Background: Attempts to address health and health care disparities in the United States have led to a renewed focus on the training of healthcare professionals including physical therapists. Current health care policies emphasize culturally competent care as a means of promoting equity in care delivery by health care professionals. Experts agree that cultural insensitivity has a negative association with health professionals’ ability to provide quality care.

Objective: To evaluate the cultural awareness and sensitivity of physical therapy (PT) students in a didactic curriculum aimed to increase cultural awareness.

Methods: Using the Multicultural Sensitivity Scale (MSS), a cross-sectional survey was conducted to assess cultural sensitivity among three groups of students, (N = 139) from a doctor of physical therapy (DPT) program at a liberal arts university in Saint Louis, MO.

Results: Response rate was 76.3%. Participants (n=100) were students in first (DPT1, n=36), third (DPT3, n=36), and sixth (DPT6, n=28) year of the program. Mean ranked MSS score was DPT1 = 45.53, DPT3 = 46.60 DPT6 = 61.91. Kruskal-Wallis analysis of the mean ranked scores showed a significant difference among three groups, H = 6.05 (2, N=100), p ≤ .05.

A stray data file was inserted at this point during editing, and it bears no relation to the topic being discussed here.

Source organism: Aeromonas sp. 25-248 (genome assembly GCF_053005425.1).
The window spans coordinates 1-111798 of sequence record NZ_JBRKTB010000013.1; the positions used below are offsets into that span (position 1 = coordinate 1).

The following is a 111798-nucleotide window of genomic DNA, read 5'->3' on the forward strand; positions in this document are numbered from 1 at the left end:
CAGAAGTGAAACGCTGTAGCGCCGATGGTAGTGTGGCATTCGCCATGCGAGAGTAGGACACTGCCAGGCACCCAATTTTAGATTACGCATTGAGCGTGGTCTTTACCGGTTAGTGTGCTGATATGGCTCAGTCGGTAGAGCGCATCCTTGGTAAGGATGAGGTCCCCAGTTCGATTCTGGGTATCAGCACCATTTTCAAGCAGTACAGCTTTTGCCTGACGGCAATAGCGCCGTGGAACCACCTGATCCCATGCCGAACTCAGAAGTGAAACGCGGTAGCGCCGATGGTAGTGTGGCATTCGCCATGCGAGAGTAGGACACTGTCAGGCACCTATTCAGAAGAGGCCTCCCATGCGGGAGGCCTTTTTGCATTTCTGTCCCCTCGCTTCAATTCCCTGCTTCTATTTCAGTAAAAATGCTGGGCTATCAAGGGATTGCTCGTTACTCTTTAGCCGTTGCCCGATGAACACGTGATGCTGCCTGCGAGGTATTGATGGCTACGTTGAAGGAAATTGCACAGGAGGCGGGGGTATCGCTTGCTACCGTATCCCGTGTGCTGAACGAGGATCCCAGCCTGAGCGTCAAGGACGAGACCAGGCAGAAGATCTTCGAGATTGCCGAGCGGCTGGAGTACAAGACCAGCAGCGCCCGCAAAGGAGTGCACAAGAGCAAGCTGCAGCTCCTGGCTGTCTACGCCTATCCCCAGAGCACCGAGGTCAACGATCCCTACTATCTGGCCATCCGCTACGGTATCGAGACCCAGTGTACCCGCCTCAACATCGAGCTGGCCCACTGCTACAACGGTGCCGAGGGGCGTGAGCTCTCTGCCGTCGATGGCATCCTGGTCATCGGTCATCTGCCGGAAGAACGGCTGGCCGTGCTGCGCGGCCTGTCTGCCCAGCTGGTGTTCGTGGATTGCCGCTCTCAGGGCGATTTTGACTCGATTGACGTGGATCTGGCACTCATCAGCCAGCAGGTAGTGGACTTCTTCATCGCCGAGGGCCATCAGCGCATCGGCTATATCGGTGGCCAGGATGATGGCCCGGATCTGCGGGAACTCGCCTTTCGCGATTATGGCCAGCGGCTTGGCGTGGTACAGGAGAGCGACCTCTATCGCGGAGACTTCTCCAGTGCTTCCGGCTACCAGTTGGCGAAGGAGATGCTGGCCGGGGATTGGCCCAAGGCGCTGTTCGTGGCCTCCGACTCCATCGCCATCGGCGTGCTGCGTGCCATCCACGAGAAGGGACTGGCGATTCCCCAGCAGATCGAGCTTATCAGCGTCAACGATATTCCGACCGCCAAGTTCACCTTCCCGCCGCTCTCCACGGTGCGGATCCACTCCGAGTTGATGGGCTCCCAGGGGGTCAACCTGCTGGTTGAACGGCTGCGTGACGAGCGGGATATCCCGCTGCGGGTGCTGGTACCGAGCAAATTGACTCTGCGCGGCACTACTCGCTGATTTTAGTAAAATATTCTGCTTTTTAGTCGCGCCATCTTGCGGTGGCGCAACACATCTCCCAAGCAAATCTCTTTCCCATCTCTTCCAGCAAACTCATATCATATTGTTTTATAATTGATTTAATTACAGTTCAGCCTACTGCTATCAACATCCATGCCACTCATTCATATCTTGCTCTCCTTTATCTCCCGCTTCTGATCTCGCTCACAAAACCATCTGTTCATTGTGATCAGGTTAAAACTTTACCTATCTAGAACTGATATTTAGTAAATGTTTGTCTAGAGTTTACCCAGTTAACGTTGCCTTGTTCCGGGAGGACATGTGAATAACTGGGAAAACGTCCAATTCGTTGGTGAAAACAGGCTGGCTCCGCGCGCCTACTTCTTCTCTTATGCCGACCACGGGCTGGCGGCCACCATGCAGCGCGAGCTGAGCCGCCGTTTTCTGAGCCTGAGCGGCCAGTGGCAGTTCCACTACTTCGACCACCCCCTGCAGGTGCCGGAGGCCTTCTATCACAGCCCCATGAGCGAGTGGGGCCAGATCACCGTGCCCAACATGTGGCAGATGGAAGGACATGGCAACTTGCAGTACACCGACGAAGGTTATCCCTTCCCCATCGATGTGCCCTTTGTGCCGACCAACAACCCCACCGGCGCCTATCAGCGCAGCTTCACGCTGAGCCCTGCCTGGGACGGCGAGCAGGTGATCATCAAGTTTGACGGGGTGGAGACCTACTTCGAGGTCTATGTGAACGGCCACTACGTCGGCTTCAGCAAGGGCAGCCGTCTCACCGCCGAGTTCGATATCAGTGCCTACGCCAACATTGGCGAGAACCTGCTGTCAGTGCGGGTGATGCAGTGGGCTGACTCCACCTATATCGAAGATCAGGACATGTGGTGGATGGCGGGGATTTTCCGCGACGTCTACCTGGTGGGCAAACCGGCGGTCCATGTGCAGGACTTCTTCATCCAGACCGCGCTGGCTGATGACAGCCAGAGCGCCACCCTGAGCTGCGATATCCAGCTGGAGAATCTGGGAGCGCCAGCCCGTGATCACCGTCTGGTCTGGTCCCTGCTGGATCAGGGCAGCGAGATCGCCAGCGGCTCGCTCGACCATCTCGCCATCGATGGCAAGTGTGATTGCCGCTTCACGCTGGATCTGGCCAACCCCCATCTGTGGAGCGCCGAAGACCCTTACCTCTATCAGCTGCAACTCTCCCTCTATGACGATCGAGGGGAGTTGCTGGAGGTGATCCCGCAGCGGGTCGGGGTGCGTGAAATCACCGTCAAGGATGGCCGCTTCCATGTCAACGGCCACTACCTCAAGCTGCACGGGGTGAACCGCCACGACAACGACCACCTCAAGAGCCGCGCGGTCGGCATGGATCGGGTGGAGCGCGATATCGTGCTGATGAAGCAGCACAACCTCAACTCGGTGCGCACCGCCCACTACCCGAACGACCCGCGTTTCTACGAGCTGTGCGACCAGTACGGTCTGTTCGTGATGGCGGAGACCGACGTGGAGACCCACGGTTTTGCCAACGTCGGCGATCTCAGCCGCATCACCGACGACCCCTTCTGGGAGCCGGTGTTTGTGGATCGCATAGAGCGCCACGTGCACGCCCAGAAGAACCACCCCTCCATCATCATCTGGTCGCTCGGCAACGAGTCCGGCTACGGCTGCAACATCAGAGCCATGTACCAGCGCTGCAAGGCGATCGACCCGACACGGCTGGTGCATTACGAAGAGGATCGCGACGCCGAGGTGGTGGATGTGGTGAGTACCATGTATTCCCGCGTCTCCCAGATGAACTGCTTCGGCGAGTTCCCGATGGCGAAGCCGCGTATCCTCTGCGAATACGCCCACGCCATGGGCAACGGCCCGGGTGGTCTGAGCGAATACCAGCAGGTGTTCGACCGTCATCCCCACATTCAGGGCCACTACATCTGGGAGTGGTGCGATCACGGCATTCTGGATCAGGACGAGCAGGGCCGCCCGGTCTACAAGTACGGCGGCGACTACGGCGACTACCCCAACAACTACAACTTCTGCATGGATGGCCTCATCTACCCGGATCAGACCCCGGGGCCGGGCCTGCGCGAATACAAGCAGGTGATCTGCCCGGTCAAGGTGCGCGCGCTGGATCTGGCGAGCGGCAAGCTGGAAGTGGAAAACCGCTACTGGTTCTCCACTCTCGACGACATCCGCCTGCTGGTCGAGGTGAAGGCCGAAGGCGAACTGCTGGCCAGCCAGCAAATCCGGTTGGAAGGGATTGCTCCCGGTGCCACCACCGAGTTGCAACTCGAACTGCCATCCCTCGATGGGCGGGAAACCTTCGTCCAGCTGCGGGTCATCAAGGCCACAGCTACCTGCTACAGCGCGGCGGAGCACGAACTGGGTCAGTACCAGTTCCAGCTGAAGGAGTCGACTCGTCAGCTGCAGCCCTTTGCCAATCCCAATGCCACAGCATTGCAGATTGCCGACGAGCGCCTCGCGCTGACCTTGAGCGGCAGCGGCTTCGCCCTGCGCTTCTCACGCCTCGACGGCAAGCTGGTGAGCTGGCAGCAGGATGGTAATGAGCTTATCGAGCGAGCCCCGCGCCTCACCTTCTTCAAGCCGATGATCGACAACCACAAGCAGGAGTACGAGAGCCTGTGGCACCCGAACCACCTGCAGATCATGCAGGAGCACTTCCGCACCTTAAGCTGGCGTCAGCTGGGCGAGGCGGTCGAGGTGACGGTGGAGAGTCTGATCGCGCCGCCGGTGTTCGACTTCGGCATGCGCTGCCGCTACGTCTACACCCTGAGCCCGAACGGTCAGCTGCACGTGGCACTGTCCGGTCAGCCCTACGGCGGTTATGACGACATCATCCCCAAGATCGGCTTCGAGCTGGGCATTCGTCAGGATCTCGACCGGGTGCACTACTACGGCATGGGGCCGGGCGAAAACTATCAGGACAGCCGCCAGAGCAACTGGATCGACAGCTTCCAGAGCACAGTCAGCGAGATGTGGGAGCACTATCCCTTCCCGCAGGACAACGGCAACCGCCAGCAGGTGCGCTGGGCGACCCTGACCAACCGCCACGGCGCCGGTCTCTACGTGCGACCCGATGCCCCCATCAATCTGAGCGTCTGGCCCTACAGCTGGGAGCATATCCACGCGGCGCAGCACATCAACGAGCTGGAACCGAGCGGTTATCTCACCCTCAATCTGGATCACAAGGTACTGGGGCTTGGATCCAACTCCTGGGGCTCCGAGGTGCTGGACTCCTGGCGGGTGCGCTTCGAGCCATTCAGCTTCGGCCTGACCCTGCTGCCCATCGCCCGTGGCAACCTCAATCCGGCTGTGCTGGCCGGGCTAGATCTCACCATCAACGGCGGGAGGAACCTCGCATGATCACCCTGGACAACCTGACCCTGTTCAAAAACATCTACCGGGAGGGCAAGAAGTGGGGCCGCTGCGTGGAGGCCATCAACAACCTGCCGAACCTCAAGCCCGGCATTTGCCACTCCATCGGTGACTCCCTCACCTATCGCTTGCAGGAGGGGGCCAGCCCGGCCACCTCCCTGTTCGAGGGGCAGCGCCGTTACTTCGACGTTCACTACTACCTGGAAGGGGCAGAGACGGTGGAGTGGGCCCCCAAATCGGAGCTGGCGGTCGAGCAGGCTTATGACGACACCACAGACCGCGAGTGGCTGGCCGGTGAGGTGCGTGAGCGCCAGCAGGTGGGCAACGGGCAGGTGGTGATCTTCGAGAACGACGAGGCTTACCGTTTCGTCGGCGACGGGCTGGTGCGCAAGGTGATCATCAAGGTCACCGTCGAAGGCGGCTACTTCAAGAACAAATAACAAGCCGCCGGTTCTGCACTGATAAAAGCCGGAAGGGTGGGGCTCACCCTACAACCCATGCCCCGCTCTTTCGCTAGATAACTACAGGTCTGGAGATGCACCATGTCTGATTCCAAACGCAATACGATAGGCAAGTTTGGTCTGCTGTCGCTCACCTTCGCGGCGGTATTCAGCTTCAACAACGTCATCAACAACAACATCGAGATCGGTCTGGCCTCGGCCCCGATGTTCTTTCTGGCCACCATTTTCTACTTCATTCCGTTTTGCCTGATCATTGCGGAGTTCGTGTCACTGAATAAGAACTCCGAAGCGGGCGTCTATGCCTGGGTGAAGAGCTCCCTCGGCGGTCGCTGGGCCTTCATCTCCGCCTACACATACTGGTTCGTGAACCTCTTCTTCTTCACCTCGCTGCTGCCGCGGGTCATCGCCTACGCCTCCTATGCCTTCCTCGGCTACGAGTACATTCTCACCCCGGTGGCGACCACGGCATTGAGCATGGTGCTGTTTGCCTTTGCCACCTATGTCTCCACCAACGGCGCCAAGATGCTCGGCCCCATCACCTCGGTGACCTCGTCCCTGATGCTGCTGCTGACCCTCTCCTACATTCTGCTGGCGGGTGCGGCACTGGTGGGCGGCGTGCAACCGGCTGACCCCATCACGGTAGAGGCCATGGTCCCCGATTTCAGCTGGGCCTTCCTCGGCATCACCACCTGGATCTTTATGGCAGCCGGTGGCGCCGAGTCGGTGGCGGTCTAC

Discussion: Students who have completed the cultural awareness curriculum, and undergone clinical experiences rated themselves higher on the cultural sensitivity/awareness. Results provide initial evidence that experiential learning opportunities may help PT students to more effectively integrate knowledge from classroom activities designed to facilitate cultural competence.

Author Bio(s)

Dr. Olaide Oluwole-Sangoseni, PT, PhD, DPT, MSc,GCS is an Assistant Professor of physical therapy at Maryville University of Saint Louis, Missouri. She is also a licensed physical therapist in the state of Missouri.

Dr. Michelle Unterberg, PT, DHS, is an Associate Professor of physical therapy and Assistant Dean of College of Health Sciences at Maryville University of Saint Louis, Missouri. She is also a licensed physical therapist in the state of Missouri.


We acknowledge Sandy Ross, PT, DPT, MHS, PCS for her review contributions and the physical therapy students at Maryville University of Saint Louis for their participation.





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